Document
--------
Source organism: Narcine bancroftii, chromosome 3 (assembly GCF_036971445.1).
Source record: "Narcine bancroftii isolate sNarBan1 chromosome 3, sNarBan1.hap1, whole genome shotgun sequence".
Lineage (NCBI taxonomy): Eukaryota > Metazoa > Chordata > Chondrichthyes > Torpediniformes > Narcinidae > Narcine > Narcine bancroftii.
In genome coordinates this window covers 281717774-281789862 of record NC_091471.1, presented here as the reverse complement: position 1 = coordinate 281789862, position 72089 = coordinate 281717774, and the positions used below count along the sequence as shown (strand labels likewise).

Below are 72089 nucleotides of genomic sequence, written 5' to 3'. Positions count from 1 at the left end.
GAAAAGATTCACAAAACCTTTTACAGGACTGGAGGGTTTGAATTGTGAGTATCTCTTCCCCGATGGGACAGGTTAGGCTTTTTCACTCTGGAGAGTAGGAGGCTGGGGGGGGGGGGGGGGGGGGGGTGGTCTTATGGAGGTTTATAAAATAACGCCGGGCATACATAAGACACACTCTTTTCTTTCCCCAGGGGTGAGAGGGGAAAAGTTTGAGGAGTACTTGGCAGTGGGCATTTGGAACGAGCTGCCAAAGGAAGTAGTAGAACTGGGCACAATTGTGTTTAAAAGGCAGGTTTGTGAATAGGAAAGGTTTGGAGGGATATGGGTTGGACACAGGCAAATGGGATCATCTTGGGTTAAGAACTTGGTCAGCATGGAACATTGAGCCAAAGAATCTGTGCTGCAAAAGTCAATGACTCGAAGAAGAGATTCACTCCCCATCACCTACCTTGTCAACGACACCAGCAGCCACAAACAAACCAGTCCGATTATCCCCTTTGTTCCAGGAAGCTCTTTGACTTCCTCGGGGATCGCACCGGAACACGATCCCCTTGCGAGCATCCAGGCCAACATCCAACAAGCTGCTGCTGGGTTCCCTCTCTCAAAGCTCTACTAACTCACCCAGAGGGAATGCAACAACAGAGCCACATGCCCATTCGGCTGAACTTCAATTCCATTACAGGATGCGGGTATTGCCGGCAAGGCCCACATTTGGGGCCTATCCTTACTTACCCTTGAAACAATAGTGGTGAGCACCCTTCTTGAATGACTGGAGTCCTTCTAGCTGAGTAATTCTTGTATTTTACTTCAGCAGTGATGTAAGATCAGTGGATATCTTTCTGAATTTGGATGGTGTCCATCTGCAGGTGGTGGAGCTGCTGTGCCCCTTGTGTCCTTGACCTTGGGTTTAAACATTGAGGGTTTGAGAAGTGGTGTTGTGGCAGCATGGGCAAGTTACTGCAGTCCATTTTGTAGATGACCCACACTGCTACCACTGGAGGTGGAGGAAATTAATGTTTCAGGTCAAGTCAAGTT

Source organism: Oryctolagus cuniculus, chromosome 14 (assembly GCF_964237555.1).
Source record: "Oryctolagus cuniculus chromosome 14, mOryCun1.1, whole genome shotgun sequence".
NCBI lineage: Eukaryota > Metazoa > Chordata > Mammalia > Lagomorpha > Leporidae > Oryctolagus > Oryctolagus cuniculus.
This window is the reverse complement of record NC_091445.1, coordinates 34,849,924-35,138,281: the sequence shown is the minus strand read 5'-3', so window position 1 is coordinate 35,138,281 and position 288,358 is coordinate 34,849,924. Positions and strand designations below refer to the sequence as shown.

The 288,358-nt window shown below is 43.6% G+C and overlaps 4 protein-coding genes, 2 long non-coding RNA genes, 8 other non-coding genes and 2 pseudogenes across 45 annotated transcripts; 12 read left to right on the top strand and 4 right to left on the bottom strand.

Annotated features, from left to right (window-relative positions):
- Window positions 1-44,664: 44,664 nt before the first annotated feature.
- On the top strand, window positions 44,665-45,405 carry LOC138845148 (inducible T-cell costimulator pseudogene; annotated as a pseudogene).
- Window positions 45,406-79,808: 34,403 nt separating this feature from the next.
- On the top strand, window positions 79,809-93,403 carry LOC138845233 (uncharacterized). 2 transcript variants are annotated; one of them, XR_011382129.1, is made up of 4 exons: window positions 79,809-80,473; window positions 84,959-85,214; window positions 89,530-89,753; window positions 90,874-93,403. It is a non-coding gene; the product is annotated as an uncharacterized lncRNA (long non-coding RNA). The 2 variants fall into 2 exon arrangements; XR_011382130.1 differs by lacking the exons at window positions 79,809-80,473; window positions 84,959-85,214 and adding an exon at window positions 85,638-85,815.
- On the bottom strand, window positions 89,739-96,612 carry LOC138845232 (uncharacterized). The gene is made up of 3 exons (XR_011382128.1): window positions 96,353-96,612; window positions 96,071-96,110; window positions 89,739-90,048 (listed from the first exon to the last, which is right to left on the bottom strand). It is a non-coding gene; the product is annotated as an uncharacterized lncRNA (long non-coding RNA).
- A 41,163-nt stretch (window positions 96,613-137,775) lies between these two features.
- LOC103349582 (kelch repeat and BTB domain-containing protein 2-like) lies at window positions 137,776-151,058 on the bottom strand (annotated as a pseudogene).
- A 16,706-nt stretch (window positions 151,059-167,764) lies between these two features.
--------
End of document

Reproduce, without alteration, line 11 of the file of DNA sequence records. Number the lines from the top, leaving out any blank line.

The 288,358-nt window shown below is 43.6% G+C and overlaps 4 protein-coding genes, 2 long non-coding RNA genes, 8 other non-coding genes and 2 pseudogenes across 45 annotated transcripts; 12 read left to right on the top strand and 4 right to left on the bottom strand.